Macron’s Great Replacement scheme? 40 migrants being sent to small French village of Beyssenac with 357 residents as local opposition grows

With cities buckling under the pressure of migration, France is looking to relocate thousands of foreigners to the French countryside

editor: REMIX NEWS
author: John Cody
The French region of Corrèze, where a new asylum center is being built, is home to picturesque and quiet villages such as Collonges-la-Rouge.

Ever since the Macron government said it would prioritize sending migrants to rural areas, a number of towns have struggled against the construction of migrant centers and planned relocations. Now, a new reception center for asylum seekers is planned to be built in the small French town of Beyssenac, which will house 40 migrants where an old inn had operated.

Local opposition to the asylum center, which was permitted by the prefects of the county of Corrèze, is now growing, according to French newspaper France Bleu.

The Vitalis association bought the inn and will be responsible for managing the reception center. There are already 310 migrants staying in the county of Corrèze, but the new reception center will raise that number to 350.

The former school and hotel to be converted into a refugee center.

Philippe Ponge, who created the Sauvons Beyssenac (“Save Beyssenac”) association, has launched a petition against the new asylum center, which the government plans to open in April.

“We don’t know who the people will be, so we don’t know what it will look like around the village and that worries us. People are used to leaving their doors open, they won’t be able to do that anymore. I spoke to a lady who told me that she won’t be able to jog in the area anymore because it’s risky… For the schools, it also risks lowering the level of education, it’s a whole package that worries us,” he said.

The local prefect, Etienne Desplanques, said the distribution of asylum seekers needs to be improved within the New Aquitaine region.

The Vitalis association will move the migrants into the Auberge de la Madrie, a former school turned into a hotel-restaurant that has been on the real estate market for a long time. The association purchased it for €560,000; it plans to remodel the building and move migrants into the surrounding cottages and later into the main building.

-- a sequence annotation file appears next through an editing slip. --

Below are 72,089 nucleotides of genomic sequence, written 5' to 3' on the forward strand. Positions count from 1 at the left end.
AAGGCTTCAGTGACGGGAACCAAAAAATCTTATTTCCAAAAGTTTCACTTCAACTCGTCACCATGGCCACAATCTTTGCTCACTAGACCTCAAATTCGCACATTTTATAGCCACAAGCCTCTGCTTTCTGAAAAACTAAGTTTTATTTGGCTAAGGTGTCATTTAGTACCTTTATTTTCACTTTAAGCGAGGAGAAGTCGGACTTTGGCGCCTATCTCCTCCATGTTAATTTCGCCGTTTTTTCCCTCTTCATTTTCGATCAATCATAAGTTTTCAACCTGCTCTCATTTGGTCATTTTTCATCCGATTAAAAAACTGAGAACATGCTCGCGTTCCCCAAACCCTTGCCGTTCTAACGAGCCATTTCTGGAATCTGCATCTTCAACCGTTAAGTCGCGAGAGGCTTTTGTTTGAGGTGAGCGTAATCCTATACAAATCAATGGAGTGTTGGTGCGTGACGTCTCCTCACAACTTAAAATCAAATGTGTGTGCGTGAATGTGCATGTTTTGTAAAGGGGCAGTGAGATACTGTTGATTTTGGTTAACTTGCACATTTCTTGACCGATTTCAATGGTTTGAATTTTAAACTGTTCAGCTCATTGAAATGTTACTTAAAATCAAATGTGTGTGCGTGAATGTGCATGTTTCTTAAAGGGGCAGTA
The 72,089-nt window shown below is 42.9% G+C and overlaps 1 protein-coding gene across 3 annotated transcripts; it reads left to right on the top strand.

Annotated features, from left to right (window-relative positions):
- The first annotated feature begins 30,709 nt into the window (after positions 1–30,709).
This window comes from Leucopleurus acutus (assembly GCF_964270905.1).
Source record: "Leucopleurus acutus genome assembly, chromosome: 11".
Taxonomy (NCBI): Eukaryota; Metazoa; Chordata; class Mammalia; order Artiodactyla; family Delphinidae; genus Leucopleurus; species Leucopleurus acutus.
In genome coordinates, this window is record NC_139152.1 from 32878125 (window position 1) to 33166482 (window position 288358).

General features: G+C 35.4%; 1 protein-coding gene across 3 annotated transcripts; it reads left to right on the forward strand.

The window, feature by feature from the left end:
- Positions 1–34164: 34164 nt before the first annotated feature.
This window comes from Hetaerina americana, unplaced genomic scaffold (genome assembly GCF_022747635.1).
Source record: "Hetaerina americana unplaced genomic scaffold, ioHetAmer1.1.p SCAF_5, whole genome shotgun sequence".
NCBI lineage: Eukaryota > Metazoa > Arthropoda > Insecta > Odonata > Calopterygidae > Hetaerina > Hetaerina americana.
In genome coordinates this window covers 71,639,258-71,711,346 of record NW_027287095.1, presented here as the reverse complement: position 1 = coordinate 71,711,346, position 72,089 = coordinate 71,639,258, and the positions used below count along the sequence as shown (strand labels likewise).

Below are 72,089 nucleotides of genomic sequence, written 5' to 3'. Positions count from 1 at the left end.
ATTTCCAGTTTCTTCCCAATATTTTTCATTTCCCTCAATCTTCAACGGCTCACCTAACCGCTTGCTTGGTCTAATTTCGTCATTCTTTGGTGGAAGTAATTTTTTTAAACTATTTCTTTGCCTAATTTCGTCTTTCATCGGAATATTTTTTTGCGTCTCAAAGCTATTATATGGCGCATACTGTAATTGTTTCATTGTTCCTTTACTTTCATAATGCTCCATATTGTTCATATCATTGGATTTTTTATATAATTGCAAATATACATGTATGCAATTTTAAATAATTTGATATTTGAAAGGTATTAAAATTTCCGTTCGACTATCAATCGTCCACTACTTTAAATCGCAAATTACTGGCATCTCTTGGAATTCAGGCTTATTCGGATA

The Viltaïs association already manages asylum centers throughout the area, including in Brive, Malemort, Donzenac, Rivière Mansac, and other towns.

“For us, the rural environment facilitates the insertion and integration of people. There are small local markets, events that take place, and making connections is much easier. As soon as (the population) starts to get to know them and nothing out of the ordinary ultimately happens, they will realize that they were afraid at first because they didn’t know the people,” said Karine Bouteleux, the director of the Asylum Unit at Vitalis.

At the national level, 62 percent of French say they want to hold a national referendum on continued immigration, with other polls showing that a majority of French are both opposed to further immigration into France and worried about the Great Replacement, which describes the ongoing displacement of Europeans by non-European people in the West.

Despite opposition, French President Emmanuel Macron stated that his government planned to move migrants out of cities and into rural areas due to the problems of crime and ethnic ghettos in the French cities. He also admitted late last year that half of all crime in Paris is committed by foreigners, which has fueled fear from rural residents that the crime problems seen in France’s biggest cities will soon make their way to the countryside.

Macron described migrant relocation to the countryside as an “opportunity,” but as Remix News reported, he may have a strong political motive to move forward with such a radical plan.

Opposition to similar plans in rural France has been fierce, including in Callac, which successfully fought off a scheme by the wealthy Cohen family members, who are the former owners of the upscale children’s clothing brand Bonpoint, to bring in dozens of migrants and their families to the small village. Residents pointed out the area had seen underinvestment for years and featured a high unemployment rate, yet millions of euros were found to invest in a migrant relocation project.

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